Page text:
And also in 10 years as an outdoor instructor using Lowa, Karrimor, Salomon and Scarpa footwear
Feb 3, 2013 4:17 AM
9I walked the Inca Trail with Salomon trail runners. Going down those stone steps was a bit scary for a person with far advanced osteoarthritis of the hip joint = clumsy. I was happy to have light and nimble footwear instead of hiking boots. And trekking poles.
I agree there are right tools for each job, for me trail runners are the right shoes for 95% of trekking, even at over 5000 meters. Heavy boots, even proper ones, not to mention fashion boots, are heavy and clumsy in comparison, and I do not need any "support".
Feb 3, 2013 9:49 AM
10"I was commenting on current product offerings."
As was I keith, as was I. The H710 is still available today and still as good as anything on offer out there.
What always annoys me is the difficulty in finding out the weight of a pair of hiking boots. I find it annoying/amusing that a product is advertised as 'light weight hiking boots' and you can't find out what the weight is. How do I know they are 'light weight'? The NB H710s weigh 450g/1lb. per boot. (UK men's 9 or so)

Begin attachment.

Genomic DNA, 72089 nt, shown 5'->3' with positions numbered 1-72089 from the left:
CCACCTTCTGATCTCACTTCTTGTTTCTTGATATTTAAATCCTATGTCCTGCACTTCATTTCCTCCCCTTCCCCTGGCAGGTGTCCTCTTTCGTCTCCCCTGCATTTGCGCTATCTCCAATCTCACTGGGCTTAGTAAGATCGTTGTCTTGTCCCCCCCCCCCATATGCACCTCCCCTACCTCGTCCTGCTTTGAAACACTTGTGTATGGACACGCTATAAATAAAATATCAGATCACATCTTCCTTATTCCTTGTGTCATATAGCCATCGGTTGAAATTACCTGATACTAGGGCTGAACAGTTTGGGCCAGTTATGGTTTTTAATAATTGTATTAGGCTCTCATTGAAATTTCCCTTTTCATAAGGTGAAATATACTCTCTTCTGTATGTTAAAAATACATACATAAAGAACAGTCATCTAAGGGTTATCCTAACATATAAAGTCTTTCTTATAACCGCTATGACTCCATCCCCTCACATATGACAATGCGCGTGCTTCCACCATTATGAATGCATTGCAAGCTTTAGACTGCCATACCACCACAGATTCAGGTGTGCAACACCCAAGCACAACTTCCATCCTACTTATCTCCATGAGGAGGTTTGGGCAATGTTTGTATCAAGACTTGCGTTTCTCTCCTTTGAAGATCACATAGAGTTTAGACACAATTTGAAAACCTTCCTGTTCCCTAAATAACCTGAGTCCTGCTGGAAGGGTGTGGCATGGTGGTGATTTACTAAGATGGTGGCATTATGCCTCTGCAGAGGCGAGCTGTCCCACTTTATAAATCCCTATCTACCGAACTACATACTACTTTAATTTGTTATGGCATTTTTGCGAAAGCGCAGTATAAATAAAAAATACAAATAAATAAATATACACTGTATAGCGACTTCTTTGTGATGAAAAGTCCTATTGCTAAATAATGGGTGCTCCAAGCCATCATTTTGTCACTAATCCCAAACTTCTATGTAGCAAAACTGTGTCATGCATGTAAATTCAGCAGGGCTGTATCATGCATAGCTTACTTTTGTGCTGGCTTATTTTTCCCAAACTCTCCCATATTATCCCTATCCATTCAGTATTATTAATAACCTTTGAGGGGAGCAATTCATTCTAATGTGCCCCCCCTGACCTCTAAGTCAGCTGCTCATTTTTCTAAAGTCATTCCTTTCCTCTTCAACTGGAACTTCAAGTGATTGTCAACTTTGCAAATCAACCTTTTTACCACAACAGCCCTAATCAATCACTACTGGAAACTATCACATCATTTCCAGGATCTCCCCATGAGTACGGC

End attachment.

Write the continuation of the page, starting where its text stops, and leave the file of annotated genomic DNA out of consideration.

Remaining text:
I also find that 'light weight' boots seem to have become more bulky in recent years. Is it a fashion thing? People want that bulky look? I used to have a pair of Asolo's that looked very trim and neat and when worn under a pair of jeans, were very inconspicuous on city streets or an upmarket restaurant when travelling rather than hiking.
Colour is another issue. The original NB H710s were light brown leather with blue nylon. Quite noticeable. But when I bought my first pair in 1985, that was the ONLY light weight boot that existed. I went to the Asolos in the early 90s because they were all grey leather/nylon and far less eye catching. Unfortunately, Asolo no longer offers that model. Nowadays, it seems like everything is in bright orange or lime green.
I'm currently looking for a new boot and will probably go with the NB H710 again as they come in many colours but including plain black on black, grey on grey, etc. The only eye jarring issue is they have found it necessary to have a contrasting colour layer in the sole which annoys me. I might take a black marking pen to it. LOL
I haven't seen anything else that is as neat (as in not bulky) or subdued (as in not eye catching) while still being a boot capable of walking in the Alps or the streets. Lou Whittaker wore a first pair to the top of the North Col of Everest in 1984, they'll probably do for anywhere I plan to go.